Apple playing 'chord' patterns with future devices?

A new patent application covers multitouch input methods such as the ones found in the iPhone and Macbooks, but could turn them up to 11.

Apple could have a lot more in mind for the multitouch user interface found on the iPhone.

A recent Apple patent filing spotted by Macsimum News, among others, covers technology described as a "multitouch gesture dictionary." It's basically a way of assigning certain tasks, such as opening an application, to a series of gestures and "chords," according to the patent application.

Right now, iPhone users navigate by dragging a finger up, down, left or right to scroll through contacts, music or e-mail. Zooming in or out of a Web page requires two fingers that either pinch or, uh, do whatever the opposite of pinching is.

A recent patent application filed by Apple could expand on the multitouch input on both the Macbook Pro and the iPhone. Apple

The patent filing describes additional gestures that could be set by the user to do whatever they like. This could involve just a single finger, or two fingers dragged in succession, or an actual chord of several fingers applied to the touch screen in a certain way. I'm thinking a cross between the iPhone, Guitar Hero , and the way you can set the trackpad on a Macbook or Macbook Pro to scroll through documents or bring all applications to the front by dragging a finger around the trackpad.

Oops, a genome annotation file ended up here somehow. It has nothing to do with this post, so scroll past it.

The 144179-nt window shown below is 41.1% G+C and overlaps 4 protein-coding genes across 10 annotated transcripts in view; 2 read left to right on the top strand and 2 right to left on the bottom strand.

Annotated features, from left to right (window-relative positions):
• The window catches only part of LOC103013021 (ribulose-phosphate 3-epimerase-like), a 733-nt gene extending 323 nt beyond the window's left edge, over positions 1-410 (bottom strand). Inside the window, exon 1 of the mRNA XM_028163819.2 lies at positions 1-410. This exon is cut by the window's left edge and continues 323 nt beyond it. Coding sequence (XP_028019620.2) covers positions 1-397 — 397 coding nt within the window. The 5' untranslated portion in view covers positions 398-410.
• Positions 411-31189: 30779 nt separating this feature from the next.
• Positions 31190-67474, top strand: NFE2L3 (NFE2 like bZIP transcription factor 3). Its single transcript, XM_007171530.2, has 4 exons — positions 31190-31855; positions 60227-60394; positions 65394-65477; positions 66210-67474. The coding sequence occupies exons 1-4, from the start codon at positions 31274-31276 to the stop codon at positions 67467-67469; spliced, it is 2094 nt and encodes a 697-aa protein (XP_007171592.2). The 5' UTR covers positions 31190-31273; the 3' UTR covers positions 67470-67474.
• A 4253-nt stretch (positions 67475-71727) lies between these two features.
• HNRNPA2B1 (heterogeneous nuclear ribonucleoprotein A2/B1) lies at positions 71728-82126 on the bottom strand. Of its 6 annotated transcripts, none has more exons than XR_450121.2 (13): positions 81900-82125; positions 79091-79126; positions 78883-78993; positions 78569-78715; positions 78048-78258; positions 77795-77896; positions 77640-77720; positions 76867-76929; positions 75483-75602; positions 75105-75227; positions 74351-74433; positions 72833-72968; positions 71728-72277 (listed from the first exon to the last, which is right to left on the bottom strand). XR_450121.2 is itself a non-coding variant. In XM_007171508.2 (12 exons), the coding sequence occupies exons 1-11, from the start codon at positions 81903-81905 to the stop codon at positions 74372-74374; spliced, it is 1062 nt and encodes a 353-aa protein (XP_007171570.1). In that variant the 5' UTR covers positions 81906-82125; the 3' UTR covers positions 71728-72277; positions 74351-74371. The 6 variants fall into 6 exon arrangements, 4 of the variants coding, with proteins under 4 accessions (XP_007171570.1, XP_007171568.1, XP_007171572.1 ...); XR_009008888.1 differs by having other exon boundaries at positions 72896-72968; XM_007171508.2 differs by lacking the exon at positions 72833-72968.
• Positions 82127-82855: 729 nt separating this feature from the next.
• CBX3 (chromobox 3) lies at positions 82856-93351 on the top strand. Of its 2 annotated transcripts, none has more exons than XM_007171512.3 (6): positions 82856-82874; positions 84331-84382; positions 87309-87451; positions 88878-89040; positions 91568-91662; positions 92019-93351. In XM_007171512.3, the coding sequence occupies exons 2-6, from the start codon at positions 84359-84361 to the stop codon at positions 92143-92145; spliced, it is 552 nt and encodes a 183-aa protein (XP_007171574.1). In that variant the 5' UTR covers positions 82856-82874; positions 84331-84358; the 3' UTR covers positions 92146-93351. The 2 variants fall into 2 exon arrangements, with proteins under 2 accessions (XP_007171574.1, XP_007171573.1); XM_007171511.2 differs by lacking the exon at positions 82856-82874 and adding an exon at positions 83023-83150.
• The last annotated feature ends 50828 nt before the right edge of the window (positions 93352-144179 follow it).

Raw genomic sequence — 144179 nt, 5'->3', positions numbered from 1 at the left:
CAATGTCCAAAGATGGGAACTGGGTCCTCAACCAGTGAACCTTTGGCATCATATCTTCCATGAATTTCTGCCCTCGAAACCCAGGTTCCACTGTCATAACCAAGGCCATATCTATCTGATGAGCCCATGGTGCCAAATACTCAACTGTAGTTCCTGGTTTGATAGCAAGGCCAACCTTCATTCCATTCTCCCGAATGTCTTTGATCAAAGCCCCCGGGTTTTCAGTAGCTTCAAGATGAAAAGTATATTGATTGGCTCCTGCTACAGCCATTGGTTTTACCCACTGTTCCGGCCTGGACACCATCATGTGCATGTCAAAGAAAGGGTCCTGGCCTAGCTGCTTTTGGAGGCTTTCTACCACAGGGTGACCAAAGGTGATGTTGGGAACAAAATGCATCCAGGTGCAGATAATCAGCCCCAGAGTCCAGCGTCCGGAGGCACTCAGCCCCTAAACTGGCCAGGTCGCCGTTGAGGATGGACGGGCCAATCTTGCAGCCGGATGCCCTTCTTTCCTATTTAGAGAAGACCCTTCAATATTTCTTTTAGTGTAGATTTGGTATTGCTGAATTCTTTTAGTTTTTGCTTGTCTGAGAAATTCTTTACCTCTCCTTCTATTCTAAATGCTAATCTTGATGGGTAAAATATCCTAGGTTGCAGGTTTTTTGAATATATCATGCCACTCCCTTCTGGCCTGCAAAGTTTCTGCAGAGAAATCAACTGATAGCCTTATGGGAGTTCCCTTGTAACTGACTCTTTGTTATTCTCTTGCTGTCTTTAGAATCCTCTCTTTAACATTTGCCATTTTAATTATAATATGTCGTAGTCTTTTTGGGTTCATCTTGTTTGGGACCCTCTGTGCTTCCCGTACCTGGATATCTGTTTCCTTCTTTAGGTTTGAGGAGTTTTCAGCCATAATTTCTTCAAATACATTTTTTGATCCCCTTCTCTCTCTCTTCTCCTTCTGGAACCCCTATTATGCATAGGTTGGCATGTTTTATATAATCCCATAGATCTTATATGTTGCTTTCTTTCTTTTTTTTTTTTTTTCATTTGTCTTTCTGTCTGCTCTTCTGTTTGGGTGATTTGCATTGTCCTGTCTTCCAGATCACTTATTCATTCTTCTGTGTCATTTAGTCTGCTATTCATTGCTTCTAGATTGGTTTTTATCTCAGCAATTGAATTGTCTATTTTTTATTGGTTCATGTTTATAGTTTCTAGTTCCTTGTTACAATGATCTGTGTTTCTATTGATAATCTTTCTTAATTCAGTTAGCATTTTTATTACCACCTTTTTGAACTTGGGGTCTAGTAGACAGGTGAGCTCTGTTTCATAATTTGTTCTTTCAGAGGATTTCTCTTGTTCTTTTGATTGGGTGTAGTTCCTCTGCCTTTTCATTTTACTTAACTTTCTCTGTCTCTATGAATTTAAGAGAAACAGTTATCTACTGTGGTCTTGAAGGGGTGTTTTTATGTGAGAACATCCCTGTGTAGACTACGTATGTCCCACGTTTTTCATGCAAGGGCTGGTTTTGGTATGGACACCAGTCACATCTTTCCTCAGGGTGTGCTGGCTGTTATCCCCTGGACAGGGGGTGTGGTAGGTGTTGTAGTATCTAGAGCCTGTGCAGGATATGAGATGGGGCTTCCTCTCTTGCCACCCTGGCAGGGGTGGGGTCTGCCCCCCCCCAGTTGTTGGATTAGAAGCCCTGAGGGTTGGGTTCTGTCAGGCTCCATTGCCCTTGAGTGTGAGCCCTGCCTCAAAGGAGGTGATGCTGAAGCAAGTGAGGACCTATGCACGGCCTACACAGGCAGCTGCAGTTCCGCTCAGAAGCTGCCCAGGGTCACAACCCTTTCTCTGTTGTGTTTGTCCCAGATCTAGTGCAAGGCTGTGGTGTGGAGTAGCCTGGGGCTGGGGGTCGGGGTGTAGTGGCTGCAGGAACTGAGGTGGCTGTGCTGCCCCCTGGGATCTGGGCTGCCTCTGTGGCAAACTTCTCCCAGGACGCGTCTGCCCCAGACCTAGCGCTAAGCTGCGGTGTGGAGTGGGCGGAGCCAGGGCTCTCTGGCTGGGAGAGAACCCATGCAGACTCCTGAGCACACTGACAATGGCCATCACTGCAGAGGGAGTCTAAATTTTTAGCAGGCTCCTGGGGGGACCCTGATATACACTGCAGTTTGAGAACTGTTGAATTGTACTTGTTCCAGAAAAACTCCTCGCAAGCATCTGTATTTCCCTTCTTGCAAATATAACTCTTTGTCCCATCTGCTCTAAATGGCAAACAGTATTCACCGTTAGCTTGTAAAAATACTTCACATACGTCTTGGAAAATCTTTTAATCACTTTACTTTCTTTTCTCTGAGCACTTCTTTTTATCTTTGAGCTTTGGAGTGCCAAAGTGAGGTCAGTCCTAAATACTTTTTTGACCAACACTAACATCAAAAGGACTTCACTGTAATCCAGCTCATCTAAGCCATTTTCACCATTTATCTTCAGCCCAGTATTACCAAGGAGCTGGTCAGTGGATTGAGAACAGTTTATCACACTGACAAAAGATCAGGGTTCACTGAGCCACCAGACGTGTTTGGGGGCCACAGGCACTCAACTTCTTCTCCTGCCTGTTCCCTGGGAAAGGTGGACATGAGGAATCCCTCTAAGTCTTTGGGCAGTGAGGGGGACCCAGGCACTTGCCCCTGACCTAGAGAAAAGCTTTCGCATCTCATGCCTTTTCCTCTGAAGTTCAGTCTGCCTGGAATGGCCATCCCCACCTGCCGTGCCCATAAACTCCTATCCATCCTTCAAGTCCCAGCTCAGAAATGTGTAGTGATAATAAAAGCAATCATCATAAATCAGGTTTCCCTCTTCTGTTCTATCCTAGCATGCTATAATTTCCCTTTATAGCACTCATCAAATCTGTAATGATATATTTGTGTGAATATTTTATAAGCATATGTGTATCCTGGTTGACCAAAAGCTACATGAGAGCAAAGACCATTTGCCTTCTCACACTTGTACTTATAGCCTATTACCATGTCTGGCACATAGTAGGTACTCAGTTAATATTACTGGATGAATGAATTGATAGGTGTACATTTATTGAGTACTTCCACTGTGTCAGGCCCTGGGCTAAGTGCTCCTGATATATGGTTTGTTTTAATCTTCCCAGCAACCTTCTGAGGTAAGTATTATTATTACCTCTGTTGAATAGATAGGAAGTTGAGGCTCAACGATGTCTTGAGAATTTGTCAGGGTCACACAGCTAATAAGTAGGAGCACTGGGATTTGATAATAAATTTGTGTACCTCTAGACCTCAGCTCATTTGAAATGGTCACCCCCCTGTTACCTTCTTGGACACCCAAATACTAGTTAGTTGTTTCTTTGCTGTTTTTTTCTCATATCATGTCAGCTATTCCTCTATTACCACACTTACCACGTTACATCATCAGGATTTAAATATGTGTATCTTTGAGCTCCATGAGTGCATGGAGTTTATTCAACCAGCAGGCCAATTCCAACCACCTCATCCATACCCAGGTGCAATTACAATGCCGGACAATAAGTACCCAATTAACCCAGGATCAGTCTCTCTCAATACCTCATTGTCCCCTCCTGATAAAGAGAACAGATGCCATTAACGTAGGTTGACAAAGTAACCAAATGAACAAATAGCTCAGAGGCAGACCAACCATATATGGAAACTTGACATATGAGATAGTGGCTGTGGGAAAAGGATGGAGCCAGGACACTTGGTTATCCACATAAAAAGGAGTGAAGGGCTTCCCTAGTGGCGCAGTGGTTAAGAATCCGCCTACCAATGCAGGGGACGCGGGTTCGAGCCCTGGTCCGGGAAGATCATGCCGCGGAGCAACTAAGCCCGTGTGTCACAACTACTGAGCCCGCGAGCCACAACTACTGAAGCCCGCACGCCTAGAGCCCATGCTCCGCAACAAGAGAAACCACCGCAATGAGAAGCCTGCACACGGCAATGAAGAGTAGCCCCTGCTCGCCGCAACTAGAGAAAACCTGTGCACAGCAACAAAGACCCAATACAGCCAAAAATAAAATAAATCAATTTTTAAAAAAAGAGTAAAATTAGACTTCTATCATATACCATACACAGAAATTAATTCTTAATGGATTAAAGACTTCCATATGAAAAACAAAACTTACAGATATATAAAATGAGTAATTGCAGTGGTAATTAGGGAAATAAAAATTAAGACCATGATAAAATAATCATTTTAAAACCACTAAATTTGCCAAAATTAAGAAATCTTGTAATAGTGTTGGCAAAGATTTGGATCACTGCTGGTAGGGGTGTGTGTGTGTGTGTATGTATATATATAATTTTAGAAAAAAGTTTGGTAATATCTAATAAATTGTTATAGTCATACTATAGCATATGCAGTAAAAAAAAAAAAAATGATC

CrunchGear reported earlier this week that Apple is planning to introduce new laptops in October that incorporate multitouch input gestures beyond what you can already do on a Macbook or Macbook Pro. So perhaps the technology described in the patent filing is already in the works.

But the application also talks about other input methods, such as by hovering your hand above a sensor; by using force-sensitive sensors that might do different things, depending on how hard you push; and by using voice-activated commands. The standard Apple patent-filing disclaimer applies: technologies described in patent filings don't always make it into future products; they are just a glimpse at what Apple may be considering for future products.

About the author

    Tom Krazit writes about the ever-expanding world of Google, as the most prominent company on the Internet defends its search juggernaut while expanding into nearly anything it thinks possible. He has previously written about Apple, the traditional PC industry, and chip companies. E-mail Tom.

     

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